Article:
The world’s largest social networking site, Facebook, has asked the country’s telecom watchdog Telecom Regulatory Authority of India (TRAI) not to ban zero-rated platforms such as its own Free Basics which aims to provide internet connectivity to most people, in response to an email sent from the watchdog.
The email response from Facebook, according to an Economic Times report, also answers four questions on differential pricing of data services.
“It is not clear that the Free Basics program should be considered as differential pricing, but even if it is, Free Basics should be allowed under any regulatory framework adopted by TRAI. Free Basics is an essential tool for bringing more people online and expanding connectivity across India,” ET quoted Facebook’s response to the question on whether telcos should be permitted to have differential pricing for data usage to access different websites, applications or platforms.
The response also includes the reply to a second question which asks the social networking giant about measures that could be taken to ensure non-discrimination principles in case differential pricing is allowed.
“TRAI should consider whether a program helps to expand connectivity and whether the program is free to both users and content providers, non-exclusive for operators, open to all content providers under objective standards, and transparent about its terms and practices. Free Basics meets all of these criteria,” Facebook wrote.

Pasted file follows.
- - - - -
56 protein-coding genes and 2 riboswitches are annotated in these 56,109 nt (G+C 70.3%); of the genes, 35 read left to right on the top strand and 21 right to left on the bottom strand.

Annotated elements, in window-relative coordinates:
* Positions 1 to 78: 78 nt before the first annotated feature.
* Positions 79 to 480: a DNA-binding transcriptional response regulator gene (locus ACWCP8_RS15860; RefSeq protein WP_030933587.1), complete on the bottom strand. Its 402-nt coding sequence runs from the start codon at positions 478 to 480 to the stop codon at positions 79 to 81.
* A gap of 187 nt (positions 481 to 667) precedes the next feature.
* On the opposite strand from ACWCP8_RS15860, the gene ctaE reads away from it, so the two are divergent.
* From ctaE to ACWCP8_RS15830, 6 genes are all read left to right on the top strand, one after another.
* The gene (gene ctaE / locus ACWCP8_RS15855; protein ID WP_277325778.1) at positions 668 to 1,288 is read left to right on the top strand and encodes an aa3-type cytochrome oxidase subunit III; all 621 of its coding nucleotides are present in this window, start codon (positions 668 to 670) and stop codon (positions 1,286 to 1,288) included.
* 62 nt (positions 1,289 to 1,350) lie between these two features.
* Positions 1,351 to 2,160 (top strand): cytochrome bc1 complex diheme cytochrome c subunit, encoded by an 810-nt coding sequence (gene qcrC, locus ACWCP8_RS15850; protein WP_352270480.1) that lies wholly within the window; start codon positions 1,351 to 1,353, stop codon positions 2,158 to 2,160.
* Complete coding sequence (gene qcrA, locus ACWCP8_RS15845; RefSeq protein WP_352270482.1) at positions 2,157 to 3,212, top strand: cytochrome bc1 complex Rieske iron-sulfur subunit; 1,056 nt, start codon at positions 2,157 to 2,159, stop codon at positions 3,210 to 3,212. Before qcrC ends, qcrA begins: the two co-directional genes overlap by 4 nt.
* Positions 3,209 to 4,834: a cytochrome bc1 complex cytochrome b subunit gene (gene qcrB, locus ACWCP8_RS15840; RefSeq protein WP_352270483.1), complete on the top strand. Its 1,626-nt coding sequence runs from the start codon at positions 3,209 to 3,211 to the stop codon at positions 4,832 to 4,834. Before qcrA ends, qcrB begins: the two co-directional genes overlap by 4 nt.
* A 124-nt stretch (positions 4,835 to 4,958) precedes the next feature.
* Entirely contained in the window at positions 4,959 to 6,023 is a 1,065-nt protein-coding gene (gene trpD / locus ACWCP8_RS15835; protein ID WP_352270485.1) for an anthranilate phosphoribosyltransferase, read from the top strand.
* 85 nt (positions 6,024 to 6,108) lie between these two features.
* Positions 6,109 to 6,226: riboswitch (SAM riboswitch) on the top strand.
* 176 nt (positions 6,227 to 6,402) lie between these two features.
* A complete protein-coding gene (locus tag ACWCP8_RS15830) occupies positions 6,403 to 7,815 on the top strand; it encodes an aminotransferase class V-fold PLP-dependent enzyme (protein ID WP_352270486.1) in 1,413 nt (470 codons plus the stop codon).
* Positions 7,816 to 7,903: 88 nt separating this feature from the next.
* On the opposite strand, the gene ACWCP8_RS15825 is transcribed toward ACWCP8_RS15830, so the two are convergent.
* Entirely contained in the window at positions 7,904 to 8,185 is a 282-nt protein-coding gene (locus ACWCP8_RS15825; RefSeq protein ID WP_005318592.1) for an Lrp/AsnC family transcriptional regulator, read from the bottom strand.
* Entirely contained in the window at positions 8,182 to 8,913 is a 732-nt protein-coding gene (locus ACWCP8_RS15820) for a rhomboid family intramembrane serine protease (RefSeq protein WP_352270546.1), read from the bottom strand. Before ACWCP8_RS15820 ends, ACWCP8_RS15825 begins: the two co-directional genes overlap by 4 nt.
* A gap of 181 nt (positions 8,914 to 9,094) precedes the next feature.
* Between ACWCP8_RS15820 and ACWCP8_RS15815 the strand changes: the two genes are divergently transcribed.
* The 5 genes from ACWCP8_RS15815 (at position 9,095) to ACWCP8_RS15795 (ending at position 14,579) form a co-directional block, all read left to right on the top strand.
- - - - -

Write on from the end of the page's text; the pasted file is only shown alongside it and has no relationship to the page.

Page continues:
In addition, TRAI also asked Facebook if there could be other ways other differential pricing to acheive Free Basics goal of providing free internet access to more consumers. To this, the giant responded saying that Free Basics provides an effective onramp for users to quickly begin accessing the broader Internet. “On average, in countries where Free Basics has launched, more than 50% of users who come online through Free Basics choose to pay for data and access the full Internet within 30 days.”
Facebook’s last answer was regarding TRAI’s query to understand know whether there is any other issue that should be considered in the present consultation on differential pricing for data services.
“Despite significant progress, 80% of India’s population – 1 billion people – still are not connected. TRAI must therefore ensure that any regulatory intervention does not end up depriving people of the opportunity to come online. Instead, it needs to create a regulatory environment where access-expanding programs can flourish,” it wrote.